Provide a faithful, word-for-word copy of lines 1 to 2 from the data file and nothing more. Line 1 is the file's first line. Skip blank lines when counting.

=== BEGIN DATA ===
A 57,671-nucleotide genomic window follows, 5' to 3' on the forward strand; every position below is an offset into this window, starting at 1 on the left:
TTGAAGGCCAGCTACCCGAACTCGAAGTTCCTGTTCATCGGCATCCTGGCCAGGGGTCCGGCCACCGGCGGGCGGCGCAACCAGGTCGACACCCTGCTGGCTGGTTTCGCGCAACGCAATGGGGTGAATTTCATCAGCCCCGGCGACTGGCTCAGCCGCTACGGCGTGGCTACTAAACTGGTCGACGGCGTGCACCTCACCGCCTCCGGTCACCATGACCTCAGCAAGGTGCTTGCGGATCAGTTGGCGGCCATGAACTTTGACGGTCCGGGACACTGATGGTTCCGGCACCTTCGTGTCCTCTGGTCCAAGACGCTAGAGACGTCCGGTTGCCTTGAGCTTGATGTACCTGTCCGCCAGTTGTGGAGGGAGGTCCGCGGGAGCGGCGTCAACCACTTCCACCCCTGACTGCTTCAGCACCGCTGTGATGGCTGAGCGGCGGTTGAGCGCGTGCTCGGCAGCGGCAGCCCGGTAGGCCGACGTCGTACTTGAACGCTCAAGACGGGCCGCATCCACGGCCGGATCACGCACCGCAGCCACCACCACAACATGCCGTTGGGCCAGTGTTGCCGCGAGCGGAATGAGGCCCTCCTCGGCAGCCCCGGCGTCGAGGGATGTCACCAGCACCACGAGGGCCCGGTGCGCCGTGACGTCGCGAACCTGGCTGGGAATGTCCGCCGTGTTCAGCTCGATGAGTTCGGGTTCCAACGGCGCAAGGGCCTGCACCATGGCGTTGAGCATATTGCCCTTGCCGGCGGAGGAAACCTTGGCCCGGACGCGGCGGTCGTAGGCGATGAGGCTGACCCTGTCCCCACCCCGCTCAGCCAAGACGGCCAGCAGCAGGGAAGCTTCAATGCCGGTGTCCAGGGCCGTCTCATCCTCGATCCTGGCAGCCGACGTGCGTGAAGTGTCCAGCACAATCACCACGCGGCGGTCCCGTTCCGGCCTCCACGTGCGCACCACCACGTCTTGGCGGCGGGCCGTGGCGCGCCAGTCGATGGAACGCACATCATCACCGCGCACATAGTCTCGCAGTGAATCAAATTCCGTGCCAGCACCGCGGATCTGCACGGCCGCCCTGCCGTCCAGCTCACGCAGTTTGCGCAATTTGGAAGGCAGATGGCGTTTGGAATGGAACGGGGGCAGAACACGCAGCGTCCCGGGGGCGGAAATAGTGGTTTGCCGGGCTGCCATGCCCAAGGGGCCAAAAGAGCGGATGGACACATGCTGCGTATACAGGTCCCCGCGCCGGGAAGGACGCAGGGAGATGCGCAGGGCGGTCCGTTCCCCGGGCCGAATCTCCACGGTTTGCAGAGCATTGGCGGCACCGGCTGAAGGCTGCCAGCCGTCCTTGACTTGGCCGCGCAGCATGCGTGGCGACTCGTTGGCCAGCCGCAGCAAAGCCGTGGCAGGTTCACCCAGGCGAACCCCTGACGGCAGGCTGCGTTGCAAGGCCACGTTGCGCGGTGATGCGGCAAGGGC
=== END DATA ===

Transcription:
A 57,671-nucleotide genomic window follows, 5' to 3' on the forward strand; every position below is an offset into this window, starting at 1 on the left:
TTGAAGGCCAGCTACCCGAACTCGAAGTTCCTGTTCATCGGCATCCTGGCCAGGGGTCCGGCCACCGGCGGGCGGCGCAACCAGGTCGACACCCTGCTGGCTGGTTTCGCGCAACGCAATGGGGTGAATTTCATCAGCCCCGGCGACTGGCTCAGCCGCTACGGCGTGGCTACTAAACTGGTCGACGGCGTGCACCTCACCGCCTCCGGTCACCATGACCTCAGCAAGGTGCTTGCGGATCAGTTGGCGGCCATGAACTTTGACGGTCCGGGACACTGATGGTTCCGGCACCTTCGTGTCCTCTGGTCCAAGACGCTAGAGACGTCCGGTTGCCTTGAGCTTGATGTACCTGTCCGCCAGTTGTGGAGGGAGGTCCGCGGGAGCGGCGTCAACCACTTCCACCCCTGACTGCTTCAGCACCGCTGTGATGGCTGAGCGGCGGTTGAGCGCGTGCTCGGCAGCGGCAGCCCGGTAGGCCGACGTCGTACTTGAACGCTCAAGACGGGCCGCATCCACGGCCGGATCACGCACCGCAGCCACCACCACAACATGCCGTTGGGCCAGTGTTGCCGCGAGCGGAATGAGGCCCTCCTCGGCAGCCCCGGCGTCGAGGGATGTCACCAGCACCACGAGGGCCCGGTGCGCCGTGACGTCGCGAACCTGGCTGGGAATGTCCGCCGTGTTCAGCTCGATGAGTTCGGGTTCCAACGGCGCAAGGGCCTGCACCATGGCGTTGAGCATATTGCCCTTGCCGGCGGAGGAAACCTTGGCCCGGACGCGGCGGTCGTAGGCGATGAGGCTGACCCTGTCCCCACCCCGCTCAGCCAAGACGGCCAGCAGCAGGGAAGCTTCAATGCCGGTGTCCAGGGCCGTCTCATCCTCGATCCTGGCAGCCGACGTGCGTGAAGTGTCCAGCACAATCACCACGCGGCGGTCCCGTTCCGGCCTCCACGTGCGCACCACCACGTCTTGGCGGCGGGCCGTGGCGCGCCAGTCGATGGAACGCACATCATCACCGCGCACATAGTCTCGCAGTGAATCAAATTCCGTGCCAGCACCGCGGATCTGCACGGCCGCCCTGCCGTCCAGCTCACGCAGTTTGCGCAATTTGGAAGGCAGATGGCGTTTGGAATGGAACGGGGGCAGAACACGCAGCGTCCCGGGGGCGGAAATAGTGGTTTGCCGGGCTGCCATGCCCAAGGGGCCAAAAGAGCGGATGGACACATGCTGCGTATACAGGTCCCCGCGCCGGGAAGGACGCAGGGAGATGCGCAGGGCGGTCCGTTCCCCGGGCCGAATCTCCACGGTTTGCAGAGCATTGGCGGCACCGGCTGAAGGCTGCCAGCCGTCCTTGACTTGGCCGCGCAGCATGCGTGGCGACTCGTTGGCCAGCCGCAGCAAAGCCGTGGCAGGTTCACCCAGGCGAACCCCTGACGGCAGGCTGCGTTGCAAGGCCACGTTGCGCGGTGATGCGGCAAGGGC